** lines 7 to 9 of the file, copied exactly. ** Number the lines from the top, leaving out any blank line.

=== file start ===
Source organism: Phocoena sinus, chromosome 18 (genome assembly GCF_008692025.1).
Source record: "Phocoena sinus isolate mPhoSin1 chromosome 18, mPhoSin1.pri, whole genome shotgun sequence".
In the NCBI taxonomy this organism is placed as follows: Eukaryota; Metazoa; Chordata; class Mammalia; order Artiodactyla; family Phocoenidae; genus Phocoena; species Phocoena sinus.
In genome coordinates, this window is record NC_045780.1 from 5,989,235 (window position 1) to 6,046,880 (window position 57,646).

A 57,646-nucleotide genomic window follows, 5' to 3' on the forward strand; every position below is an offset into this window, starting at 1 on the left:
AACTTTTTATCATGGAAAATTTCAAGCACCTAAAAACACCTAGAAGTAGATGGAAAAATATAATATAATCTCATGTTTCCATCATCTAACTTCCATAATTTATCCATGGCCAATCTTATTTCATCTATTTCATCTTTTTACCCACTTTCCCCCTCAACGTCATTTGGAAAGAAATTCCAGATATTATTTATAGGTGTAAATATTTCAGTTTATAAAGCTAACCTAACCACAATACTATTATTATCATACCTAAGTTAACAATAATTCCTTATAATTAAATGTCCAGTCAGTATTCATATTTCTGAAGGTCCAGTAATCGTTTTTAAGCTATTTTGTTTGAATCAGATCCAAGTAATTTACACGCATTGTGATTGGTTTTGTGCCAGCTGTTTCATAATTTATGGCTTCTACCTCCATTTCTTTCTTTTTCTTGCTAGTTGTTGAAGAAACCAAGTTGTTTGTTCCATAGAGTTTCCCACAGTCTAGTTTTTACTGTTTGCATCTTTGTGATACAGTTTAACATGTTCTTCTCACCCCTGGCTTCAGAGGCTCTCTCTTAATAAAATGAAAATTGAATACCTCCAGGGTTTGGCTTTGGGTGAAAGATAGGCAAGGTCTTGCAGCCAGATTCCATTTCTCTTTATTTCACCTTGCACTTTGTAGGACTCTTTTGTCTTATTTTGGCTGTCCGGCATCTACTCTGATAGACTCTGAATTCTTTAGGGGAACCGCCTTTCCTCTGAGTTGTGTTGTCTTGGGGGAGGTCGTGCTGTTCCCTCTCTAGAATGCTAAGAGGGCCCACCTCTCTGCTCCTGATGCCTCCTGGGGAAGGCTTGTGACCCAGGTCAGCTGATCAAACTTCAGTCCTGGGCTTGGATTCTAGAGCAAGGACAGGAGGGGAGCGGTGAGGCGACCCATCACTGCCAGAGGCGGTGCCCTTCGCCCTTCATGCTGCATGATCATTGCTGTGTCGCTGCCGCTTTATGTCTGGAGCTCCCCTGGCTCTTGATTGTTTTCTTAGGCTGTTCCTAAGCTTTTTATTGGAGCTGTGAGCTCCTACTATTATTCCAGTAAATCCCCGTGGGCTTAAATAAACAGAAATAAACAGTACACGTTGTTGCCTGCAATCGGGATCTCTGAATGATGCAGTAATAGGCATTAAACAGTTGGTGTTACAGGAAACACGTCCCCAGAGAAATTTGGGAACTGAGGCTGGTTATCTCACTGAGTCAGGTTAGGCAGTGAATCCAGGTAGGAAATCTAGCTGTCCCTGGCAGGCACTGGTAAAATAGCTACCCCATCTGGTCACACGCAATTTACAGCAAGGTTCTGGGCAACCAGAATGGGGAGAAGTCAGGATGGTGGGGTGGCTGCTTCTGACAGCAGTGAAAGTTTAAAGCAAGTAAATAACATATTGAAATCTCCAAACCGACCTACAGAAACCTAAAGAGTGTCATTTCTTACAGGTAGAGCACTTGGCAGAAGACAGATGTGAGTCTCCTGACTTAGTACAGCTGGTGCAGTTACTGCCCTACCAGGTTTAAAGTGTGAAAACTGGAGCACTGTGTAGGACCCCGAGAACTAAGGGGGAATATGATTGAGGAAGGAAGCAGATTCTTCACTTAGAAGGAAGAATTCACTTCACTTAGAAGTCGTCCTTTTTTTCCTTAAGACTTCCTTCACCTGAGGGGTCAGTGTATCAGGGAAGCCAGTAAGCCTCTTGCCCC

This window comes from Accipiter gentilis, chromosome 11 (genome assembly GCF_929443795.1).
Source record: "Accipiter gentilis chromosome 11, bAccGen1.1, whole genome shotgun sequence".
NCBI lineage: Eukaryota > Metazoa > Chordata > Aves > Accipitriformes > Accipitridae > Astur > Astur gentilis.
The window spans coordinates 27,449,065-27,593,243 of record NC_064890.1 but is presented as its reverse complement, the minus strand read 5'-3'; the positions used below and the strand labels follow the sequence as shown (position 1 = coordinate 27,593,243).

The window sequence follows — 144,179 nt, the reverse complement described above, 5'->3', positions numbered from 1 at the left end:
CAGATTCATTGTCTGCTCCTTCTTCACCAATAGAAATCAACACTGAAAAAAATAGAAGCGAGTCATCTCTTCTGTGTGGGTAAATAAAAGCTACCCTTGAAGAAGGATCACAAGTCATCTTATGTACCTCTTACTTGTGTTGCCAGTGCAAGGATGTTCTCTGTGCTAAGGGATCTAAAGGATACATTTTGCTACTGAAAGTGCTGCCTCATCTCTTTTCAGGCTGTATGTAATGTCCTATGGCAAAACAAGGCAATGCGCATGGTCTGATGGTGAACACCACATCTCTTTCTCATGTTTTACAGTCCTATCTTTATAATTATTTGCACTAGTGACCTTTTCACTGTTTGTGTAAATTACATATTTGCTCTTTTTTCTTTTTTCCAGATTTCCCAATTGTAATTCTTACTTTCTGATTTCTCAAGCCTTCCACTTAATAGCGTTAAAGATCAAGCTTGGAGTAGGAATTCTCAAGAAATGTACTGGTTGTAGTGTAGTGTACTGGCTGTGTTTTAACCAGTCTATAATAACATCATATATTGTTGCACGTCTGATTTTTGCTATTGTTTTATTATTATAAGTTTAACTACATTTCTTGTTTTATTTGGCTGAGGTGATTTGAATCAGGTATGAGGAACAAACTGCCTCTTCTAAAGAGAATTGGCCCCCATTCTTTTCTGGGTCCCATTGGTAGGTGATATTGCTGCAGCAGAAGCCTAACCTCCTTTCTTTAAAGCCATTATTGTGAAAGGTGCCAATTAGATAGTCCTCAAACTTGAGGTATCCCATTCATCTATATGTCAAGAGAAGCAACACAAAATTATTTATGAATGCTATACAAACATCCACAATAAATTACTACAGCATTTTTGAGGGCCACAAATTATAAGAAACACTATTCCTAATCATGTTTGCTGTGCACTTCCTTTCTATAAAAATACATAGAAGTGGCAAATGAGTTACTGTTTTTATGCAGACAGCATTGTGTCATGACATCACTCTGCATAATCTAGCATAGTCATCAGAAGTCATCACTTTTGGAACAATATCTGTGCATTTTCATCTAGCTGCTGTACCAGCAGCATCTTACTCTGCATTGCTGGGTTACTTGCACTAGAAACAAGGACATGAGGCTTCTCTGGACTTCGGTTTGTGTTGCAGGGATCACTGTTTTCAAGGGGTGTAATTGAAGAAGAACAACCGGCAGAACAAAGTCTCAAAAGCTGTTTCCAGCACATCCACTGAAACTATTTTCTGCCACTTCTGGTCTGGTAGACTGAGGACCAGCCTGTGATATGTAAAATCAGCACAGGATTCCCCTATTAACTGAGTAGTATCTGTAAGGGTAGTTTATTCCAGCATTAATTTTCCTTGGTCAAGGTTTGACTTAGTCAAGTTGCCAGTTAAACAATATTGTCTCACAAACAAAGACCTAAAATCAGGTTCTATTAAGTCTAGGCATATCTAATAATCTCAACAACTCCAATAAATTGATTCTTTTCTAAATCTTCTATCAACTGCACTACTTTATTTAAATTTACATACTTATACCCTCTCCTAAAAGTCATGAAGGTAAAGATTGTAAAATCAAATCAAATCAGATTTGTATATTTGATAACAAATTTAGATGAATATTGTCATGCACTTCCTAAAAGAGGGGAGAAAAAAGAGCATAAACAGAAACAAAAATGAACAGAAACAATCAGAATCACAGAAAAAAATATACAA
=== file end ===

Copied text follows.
This window comes from Accipiter gentilis, chromosome 11 (genome assembly GCF_929443795.1).
Source record: "Accipiter gentilis chromosome 11, bAccGen1.1, whole genome shotgun sequence".
NCBI lineage: Eukaryota > Metazoa > Chordata > Aves > Accipitriformes > Accipitridae > Astur > Astur gentilis.